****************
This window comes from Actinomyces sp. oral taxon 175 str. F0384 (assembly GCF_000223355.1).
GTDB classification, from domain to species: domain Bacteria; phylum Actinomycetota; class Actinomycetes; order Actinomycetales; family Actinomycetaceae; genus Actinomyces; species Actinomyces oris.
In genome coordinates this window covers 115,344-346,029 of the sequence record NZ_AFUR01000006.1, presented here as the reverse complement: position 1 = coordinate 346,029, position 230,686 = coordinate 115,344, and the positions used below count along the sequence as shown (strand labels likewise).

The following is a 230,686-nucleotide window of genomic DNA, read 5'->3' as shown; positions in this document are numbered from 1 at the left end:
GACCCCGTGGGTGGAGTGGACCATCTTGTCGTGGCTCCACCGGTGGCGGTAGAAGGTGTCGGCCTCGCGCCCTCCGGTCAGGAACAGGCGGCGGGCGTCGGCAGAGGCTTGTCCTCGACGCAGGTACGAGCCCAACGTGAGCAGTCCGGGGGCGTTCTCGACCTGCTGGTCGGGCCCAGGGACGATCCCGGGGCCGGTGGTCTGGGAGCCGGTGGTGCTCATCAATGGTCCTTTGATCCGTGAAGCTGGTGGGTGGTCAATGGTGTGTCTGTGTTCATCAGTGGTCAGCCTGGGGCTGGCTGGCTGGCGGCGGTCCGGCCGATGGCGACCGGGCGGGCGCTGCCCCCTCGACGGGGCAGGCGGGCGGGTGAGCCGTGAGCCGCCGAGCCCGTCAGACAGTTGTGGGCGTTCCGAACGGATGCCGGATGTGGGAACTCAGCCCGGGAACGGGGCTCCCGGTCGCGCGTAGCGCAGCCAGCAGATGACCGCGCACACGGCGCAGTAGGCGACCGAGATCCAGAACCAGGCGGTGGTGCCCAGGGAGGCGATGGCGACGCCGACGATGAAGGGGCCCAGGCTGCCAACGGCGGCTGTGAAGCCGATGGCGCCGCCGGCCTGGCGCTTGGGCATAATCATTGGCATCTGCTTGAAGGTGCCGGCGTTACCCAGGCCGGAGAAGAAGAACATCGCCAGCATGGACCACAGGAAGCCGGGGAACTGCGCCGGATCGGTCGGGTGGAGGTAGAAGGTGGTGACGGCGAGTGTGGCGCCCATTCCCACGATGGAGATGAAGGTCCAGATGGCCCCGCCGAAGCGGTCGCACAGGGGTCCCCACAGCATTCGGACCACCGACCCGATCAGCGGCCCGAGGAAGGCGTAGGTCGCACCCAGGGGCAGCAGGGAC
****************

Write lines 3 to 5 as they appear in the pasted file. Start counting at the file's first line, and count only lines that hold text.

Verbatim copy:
In genome coordinates this window covers 115,344-346,029 of the sequence record NZ_AFUR01000006.1, presented here as the reverse complement: position 1 = coordinate 346,029, position 230,686 = coordinate 115,344, and the positions used below count along the sequence as shown (strand labels likewise).

The following is a 230,686-nucleotide window of genomic DNA, read 5'->3' as shown; positions in this document are numbered from 1 at the left end:
GACCCCGTGGGTGGAGTGGACCATCTTGTCGTGGCTCCACCGGTGGCGGTAGAAGGTGTCGGCCTCGCGCCCTCCGGTCAGGAACAGGCGGCGGGCGTCGGCAGAGGCTTGTCCTCGACGCAGGTACGAGCCCAACGTGAGCAGTCCGGGGGCGTTCTCGACCTGCTGGTCGGGCCCAGGGACGATCCCGGGGCCGGTGGTCTGGGAGCCGGTGGTGCTCATCAATGGTCCTTTGATCCGTGAAGCTGGTGGGTGGTCAATGGTGTGTCTGTGTTCATCAGTGGTCAGCCTGGGGCTGGCTGGCTGGCGGCGGTCCGGCCGATGGCGACCGGGCGGGCGCTGCCCCCTCGACGGGGCAGGCGGGCGGGTGAGCCGTGAGCCGCCGAGCCCGTCAGACAGTTGTGGGCGTTCCGAACGGATGCCGGATGTGGGAACTCAGCCCGGGAACGGGGCTCCCGGTCGCGCGTAGCGCAGCCAGCAGATGACCGCGCACACGGCGCAGTAGGCGACCGAGATCCAGAACCAGGCGGTGGTGCCCAGGGAGGCGATGGCGACGCCGACGATGAAGGGGCCCAGGCTGCCAACGGCGGCTGTGAAGCCGATGGCGCCGCCGGCCTGGCGCTTGGGCATAATCATTGGCATCTGCTTGAAGGTGCCGGCGTTACCCAGGCCGGAGAAGAAGAACATCGCCAGCATGGACCACAGGAAGCCGGGGAACTGCGCCGGATCGGTCGGGTGGAGGTAGAAGGTGGTGACGGCGAGTGTGGCGCCCATTCCCACGATGGAGATGAAGGTCCAGATGGCCCCGCCGAAGCGGTCGCACAGGGGTCCCCACAGCATTCGGACCACCGACCCGATCAGCGGCCCGAGGAAGGCGTAGGTCGCACCCAGGGGCAGCAGGGAC